Connecticut farms

Connecticut Farms Underwater After Ida

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It’s a story we’ve been talking about for weeks: farmers battling the summer’s record rainfall. For Sub Edge Farm in Avon, it’s the worst flooding they have ever seen.

“We’ve had a little bit of flooding here and there but every year, it’s been getting more and more extreme. It’s been getting worse,” said Rodger Phillips, owner of Sub Edge Farm in Avon. “And this was by far the most water we’ve ever seen come up this high.”

Yesterday morning was a difficult one for Sub Edge Farm. Waking up to acres of crops underwater trying to salvage what they could.

“Eventually we managed to cut a trail through the woods, bring our truck up from behind it with a bunch of crates, harvest what we could as the water was actually rising up to those plants,” said Phillips.

But many of the crops couldn’t be saved. Leafy greens like lettuce, kale, and spinach are now contaminated by rainwater.

“Our beautiful winter squash and pumpkins are now at the bottom of the river,” said Phillips. “I don’t think they’re going to survive either.”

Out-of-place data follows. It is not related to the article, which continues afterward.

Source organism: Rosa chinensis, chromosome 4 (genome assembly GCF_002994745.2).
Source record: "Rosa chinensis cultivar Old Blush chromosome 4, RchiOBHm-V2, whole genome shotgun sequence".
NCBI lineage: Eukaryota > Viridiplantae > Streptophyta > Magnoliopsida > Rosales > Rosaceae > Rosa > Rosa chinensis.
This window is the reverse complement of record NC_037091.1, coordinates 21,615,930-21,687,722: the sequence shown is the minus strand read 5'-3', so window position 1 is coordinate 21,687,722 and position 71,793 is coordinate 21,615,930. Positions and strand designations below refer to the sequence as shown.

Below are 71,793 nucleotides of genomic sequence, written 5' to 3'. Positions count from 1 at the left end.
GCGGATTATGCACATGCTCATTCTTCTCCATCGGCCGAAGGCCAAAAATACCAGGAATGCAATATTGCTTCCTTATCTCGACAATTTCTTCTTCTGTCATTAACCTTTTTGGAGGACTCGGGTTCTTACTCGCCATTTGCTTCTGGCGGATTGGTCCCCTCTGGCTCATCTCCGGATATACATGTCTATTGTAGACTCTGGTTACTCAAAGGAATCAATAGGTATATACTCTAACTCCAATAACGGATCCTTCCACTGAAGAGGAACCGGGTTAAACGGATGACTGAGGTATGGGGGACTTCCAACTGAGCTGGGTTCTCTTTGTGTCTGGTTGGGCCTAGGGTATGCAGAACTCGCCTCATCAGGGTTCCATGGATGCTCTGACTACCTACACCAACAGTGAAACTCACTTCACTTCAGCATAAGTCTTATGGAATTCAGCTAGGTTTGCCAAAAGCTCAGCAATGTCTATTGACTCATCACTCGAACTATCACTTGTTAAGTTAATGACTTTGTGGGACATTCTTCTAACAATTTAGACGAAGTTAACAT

A reality so many Connecticut farmers are facing. Jillybean’s Farmstand in Farmington also lost a substantial amount of pumpkins and has cabbage underwater along with corn with flood water halfway up the stocks.

Some farmers along the Connecticut River fear they may lose their crops if river levels keep rising.

Carl Mahannah from Jillybean’s said, “We got thousands of dollars in fertilizer in it. And seed. And time. It’s really sad.”

And with our changing climate, heavier and more impactful rain events are only going to become more common.

“Really this is just a huge force of unstoppable power that’s heading straight to the farm and there’s not much we can do,” said Phillips.

But before the next storm hits, Sub Edge Farm will try to help mitigate the flood threat.

“Really identifying what’s the most dangerous areas or potentially flooded areas for prevention, we’ve been thinking about maybe dredging some of our ponds to make them deeper so they can hold more water when there’s a big water event like this," he said.

The good news is, produce like peaches and apples are thriving from the recent rainfall. Scott’s Orchard is Nursery has seen their pick your own program boom by 20% compared to years in the past.

“I just got macintosh apples. My husband will be thrilled,” said Debby Campbell from Marlborough. “Especially with all the rain this year, they’re delicious and they’re very, very fresh and they’re well cared for and it’s just part of the joy of coming here.”

And the messaging from farmers all summer long is that the best way you can support them in this difficult time is to shop local. There are still so many great, fresh, in-season fruits and vegetables. And we have a perfect stretch of weather to check out your local farmers' market or farm stand. For more information on where you can find a farmers market near you, click here.

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